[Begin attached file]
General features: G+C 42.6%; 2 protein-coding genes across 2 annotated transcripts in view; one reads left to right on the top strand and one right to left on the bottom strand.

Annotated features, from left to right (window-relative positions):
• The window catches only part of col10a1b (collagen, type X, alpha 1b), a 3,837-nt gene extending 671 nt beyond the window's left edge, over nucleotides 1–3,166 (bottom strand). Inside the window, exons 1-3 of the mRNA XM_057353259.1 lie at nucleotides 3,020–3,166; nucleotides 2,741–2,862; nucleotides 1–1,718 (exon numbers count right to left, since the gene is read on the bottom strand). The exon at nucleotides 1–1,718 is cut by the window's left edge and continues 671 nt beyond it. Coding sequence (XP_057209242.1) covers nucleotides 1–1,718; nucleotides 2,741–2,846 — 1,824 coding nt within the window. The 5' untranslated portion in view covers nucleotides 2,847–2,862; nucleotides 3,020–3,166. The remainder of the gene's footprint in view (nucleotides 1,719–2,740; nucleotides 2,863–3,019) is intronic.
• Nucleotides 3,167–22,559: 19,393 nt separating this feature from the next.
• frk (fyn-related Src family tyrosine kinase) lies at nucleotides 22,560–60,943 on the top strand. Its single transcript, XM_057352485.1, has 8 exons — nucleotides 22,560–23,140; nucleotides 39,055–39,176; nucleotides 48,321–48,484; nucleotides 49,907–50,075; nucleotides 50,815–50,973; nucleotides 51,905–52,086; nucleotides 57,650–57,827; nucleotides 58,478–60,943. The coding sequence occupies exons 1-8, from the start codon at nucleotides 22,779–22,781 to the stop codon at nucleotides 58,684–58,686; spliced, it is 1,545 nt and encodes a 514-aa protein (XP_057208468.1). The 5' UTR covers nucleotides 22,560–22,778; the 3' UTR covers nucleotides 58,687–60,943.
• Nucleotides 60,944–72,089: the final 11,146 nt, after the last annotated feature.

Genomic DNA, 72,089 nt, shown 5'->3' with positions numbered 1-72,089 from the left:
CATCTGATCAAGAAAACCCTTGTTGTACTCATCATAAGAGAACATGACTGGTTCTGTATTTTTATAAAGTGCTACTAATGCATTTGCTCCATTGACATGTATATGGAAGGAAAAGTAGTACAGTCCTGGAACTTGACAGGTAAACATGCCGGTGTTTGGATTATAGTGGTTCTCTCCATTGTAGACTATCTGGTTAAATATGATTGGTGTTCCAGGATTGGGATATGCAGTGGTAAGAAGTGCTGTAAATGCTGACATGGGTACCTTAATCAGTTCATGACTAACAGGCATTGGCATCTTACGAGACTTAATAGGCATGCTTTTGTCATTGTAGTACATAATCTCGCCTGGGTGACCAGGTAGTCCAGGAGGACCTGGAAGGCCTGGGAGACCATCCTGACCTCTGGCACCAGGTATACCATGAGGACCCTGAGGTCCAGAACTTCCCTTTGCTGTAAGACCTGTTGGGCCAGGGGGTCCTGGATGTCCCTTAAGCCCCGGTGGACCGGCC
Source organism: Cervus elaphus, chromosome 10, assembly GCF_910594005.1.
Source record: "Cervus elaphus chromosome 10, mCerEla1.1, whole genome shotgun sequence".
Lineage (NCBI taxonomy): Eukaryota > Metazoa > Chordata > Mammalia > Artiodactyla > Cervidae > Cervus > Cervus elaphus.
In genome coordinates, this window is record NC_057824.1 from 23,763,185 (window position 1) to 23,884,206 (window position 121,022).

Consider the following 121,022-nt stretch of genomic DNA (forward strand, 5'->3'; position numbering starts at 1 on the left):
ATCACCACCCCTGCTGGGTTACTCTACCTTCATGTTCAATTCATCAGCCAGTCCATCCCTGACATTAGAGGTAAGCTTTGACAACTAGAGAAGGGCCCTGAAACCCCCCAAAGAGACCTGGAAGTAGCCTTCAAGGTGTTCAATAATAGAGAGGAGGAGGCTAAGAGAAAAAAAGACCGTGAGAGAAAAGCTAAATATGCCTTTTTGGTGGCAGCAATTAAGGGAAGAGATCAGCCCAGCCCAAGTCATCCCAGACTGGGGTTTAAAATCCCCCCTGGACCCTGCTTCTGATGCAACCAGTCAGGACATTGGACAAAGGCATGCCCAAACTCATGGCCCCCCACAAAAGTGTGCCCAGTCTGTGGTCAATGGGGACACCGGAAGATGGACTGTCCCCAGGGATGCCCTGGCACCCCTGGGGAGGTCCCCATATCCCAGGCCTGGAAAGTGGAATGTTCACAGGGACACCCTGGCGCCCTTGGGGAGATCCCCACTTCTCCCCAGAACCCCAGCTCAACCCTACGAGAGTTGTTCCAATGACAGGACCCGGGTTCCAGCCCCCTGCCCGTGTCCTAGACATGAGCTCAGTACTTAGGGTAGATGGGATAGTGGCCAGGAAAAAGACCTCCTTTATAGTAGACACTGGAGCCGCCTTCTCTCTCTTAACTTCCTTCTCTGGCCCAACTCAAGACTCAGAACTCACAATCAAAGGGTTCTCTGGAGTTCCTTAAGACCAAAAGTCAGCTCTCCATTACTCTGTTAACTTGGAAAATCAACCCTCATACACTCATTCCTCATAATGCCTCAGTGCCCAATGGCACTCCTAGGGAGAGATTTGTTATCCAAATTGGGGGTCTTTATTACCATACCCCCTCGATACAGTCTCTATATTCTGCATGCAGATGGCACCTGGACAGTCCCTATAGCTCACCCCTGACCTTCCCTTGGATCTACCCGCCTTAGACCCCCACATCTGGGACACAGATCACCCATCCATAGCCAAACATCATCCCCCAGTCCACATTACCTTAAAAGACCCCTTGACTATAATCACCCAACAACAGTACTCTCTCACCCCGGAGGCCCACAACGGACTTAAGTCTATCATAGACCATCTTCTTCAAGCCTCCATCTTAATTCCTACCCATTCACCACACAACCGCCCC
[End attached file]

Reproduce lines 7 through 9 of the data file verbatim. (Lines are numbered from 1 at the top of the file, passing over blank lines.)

Genomic DNA, 72,089 nt, shown 5'->3' with positions numbered 1-72,089 from the left:
CATCTGATCAAGAAAACCCTTGTTGTACTCATCATAAGAGAACATGACTGGTTCTGTATTTTTATAAAGTGCTACTAATGCATTTGCTCCATTGACATGTATATGGAAGGAAAAGTAGTACAGTCCTGGAACTTGACAGGTAAACATGCCGGTGTTTGGATTATAGTGGTTCTCTCCATTGTAGACTATCTGGTTAAATATGATTGGTGTTCCAGGATTGGGATATGCAGTGGTAAGAAGTGCTGTAAATGCTGACATGGGTACCTTAATCAGTTCATGACTAACAGGCATTGGCATCTTACGAGACTTAATAGGCATGCTTTTGTCATTGTAGTACATAATCTCGCCTGGGTGACCAGGTAGTCCAGGAGGACCTGGAAGGCCTGGGAGACCATCCTGACCTCTGGCACCAGGTATACCATGAGGACCCTGAGGTCCAGAACTTCCCTTTGCTGTAAGACCTGTTGGGCCAGGGGGTCCTGGATGTCCCTTAAGCCCCGGTGGACCGGCC
Source organism: Cervus elaphus, chromosome 10, assembly GCF_910594005.1.